Groves said it would be interesting to know how so many South Texas radio stations, and KMBH TV, were acquired by the Gonzalez family in such amount of time. “It went from a handful of radio stations to almost 30 in just a few short years.”

Groves said she also wants to know why the proposed transfer of control of KMBH TV is happening so fast. “The sale of KMBH-TV from the Diocese of Brownsville to R Communications was completed on January 26, 2015, and Roberto Gonzalez applied to transfer its ownership on February 5, 2015, less than two weeks later. What is the rush?”

Groves said she disagrees with the analysis of Masters, Gonzalez’s attorney, regarding the dismissal of newspaper articles as hearsay. She said there are exceptions to the rule against hearsay in the Federal Rules of Evidence and believes the FCC should take these into account when considering her objection.

Groves sent the FCC numerous newspaper articles about a federal investigation of the Gonzalez family. Some of the articles were published by the San Antonio Express-News. Much of the Express-News’ reporting has been done by staff writers Jason Buch and Guillermo Contreras.

In December 2014, the Express-News reported that Rolando Gonzalez Treviño had pleaded not guilty to “charges of conspiracy to commit wire fraud, conspiracy to transfer stolen securities from Mexico to the United States and conspiracy to commit money laundering.” Gonzalez-Treviño, an uncle of Roberto Gonzalez Gonzalez, “owns several pieces of real estate in San Antonio and a TV station in Eagle Pass,” the newspaper reported. He is also president of the media consortium Núcleo Radio Televisión de Monclova in Coahuila, also known as NRT.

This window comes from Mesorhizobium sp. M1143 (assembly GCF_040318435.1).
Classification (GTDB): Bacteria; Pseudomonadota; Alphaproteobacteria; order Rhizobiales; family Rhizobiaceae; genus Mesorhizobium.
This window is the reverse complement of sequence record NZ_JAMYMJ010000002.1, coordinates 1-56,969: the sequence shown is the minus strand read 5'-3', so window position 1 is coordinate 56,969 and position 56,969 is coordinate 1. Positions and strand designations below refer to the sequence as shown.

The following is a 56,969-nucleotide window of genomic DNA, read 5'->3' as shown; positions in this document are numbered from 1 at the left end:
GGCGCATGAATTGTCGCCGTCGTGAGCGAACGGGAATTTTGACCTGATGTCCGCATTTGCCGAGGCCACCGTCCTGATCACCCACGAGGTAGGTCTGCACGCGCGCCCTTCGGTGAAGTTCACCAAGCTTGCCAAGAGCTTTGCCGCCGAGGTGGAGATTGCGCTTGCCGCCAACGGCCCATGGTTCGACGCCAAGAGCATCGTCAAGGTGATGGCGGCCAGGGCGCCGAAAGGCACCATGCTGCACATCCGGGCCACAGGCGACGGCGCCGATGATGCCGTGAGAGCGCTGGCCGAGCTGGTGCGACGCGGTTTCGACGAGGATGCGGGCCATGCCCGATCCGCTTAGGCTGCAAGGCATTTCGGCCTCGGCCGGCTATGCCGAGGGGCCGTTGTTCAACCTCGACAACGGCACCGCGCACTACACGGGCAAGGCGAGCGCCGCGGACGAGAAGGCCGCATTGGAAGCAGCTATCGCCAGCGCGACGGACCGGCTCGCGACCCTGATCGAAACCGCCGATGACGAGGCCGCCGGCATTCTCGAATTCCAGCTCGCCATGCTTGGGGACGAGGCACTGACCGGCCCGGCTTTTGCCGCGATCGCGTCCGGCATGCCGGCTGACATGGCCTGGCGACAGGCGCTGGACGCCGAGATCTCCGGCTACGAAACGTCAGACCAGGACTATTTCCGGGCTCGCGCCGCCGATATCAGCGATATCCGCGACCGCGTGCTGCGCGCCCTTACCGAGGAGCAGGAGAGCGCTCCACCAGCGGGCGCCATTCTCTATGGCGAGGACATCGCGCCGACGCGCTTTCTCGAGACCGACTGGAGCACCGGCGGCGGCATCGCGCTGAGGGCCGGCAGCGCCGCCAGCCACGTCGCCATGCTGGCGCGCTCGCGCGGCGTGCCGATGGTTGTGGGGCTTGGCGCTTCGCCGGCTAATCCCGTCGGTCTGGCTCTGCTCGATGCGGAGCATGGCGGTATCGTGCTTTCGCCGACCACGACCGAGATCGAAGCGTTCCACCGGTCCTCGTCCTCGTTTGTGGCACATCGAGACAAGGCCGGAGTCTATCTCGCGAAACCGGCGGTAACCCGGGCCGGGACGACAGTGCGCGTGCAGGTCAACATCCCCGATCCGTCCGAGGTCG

“He didn’t do what he’s accused of,” said San Antonio attorney Brandon Hudson, told the Express-News, in reference to Rolando Gonzalez Trevino. According to the Express-News, NRT representatives lamented his arrest and said the honor, morals and reputation of Gonzalez-Treviño or NRT are not in doubt. “Rolando González-Treviño and the companies he represents have worked for generations in favor of the community, delivering healthy programming, entertainment and clear and impartial information about what happens in our community, state and country,” the message said.

Raúl González, another uncle of Roberto Gonzalez Gonzalez, served as representative of the Government of Coahuila during the governorship of Humberto Moreira. Raul Gonzalez has had million dollar homes in San Antonio seized by the feds, the Express-News reported. Raúl González’s son, Raúl González Fernandez was convicted on drug charges and was sentenced to four and a half years in prison, the Express-News reported in February, 2015.

The Express-News has also reported, in November 2014, that the Gonzalez family “has been caught up in a U.S. investigation into allegations that state officials and unscrupulous businessmen laundered tens of millions of dollars in San Antonio.” The newspaper reported that during Governor Moreira’s term in office from 2005 to 2011, “the state government racked up nearly $3 billion in debt.” The newspaper pointed out that Roberto Casimiro González, Raúl González and Moreira have not been charged with any crimes.

Two people have pleaded guilty in the investigation so far, including Coahuila’s former treasurer, Héctor Javier Villarreal, the newspaper reported. “Villarreal pleaded guilty in September to one count of money laundering conspiracy and one count of internationally transporting of stolen money. He was accused in court documents of taking out loans on the state’s credit and handing out government contracts in exchange for bribes. Villarreal agreed to turn over $6.5 million in bank accounts that he controlled.”